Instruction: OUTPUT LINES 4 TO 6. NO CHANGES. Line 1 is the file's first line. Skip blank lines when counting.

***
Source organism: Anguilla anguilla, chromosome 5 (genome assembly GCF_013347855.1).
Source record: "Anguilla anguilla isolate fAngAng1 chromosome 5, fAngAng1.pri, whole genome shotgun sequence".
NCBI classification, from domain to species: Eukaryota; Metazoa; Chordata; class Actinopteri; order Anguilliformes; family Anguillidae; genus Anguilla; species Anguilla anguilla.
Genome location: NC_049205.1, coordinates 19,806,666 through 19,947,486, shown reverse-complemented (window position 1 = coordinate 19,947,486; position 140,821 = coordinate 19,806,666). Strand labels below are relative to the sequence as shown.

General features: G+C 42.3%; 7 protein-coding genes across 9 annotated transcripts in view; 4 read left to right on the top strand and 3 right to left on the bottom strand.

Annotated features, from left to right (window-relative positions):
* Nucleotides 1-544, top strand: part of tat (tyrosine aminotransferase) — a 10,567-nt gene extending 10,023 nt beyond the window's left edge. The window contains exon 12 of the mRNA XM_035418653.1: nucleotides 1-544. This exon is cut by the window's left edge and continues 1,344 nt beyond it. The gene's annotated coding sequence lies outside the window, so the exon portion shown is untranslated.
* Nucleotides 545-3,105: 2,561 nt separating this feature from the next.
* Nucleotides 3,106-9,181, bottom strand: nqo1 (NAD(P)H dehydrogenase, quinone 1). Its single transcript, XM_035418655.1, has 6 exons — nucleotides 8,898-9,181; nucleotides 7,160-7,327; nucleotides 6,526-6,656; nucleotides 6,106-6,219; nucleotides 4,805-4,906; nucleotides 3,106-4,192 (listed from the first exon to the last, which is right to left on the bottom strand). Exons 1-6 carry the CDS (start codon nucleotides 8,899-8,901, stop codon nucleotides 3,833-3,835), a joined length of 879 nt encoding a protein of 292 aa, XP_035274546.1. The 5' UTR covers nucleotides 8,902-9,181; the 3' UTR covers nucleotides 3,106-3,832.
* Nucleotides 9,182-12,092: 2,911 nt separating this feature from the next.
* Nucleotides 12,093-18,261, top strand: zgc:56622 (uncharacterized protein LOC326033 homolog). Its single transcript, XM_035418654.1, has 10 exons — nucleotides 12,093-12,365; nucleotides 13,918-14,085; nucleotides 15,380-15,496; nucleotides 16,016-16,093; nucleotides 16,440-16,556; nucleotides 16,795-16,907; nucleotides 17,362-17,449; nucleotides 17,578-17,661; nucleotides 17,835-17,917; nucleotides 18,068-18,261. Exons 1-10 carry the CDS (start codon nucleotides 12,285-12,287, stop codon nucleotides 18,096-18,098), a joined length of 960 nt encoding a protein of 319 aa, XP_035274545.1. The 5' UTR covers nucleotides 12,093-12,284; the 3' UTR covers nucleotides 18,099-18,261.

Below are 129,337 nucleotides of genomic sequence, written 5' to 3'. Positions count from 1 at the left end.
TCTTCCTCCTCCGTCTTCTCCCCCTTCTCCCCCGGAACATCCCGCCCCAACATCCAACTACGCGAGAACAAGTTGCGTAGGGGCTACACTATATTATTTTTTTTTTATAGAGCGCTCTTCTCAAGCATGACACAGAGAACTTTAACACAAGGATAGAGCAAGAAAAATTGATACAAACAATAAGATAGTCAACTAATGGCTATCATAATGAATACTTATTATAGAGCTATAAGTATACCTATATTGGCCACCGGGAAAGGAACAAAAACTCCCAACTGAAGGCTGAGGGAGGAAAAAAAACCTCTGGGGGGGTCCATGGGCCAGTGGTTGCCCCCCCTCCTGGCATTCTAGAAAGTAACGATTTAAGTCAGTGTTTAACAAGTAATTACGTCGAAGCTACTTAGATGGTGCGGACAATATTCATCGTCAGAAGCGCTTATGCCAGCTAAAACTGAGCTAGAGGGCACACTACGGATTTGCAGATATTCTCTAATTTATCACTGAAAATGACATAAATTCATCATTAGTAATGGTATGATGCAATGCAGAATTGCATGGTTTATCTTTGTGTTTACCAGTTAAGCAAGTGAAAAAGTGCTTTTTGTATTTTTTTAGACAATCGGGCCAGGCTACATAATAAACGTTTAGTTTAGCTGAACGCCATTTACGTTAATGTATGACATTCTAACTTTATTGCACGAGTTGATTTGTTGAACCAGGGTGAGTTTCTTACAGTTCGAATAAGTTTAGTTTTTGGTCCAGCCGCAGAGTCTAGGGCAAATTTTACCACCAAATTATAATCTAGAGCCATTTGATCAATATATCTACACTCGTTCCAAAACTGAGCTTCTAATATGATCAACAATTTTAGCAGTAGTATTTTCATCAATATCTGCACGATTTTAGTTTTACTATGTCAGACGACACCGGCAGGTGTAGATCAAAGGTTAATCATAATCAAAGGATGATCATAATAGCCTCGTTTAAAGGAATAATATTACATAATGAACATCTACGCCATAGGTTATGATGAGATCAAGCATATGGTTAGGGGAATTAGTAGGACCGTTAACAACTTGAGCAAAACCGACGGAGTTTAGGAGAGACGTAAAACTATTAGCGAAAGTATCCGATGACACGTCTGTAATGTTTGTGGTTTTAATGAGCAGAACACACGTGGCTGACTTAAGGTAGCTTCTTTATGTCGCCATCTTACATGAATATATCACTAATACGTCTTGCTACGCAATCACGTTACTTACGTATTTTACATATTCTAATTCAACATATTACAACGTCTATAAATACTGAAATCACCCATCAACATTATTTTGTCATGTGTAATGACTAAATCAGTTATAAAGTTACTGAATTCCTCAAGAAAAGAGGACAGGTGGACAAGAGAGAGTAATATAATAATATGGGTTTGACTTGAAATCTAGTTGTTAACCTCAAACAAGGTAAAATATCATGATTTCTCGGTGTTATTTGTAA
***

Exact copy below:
Genome location: NC_049205.1, coordinates 19,806,666 through 19,947,486, shown reverse-complemented (window position 1 = coordinate 19,947,486; position 140,821 = coordinate 19,806,666). Strand labels below are relative to the sequence as shown.

General features: G+C 42.3%; 7 protein-coding genes across 9 annotated transcripts in view; 4 read left to right on the top strand and 3 right to left on the bottom strand.

Annotated features, from left to right (window-relative positions):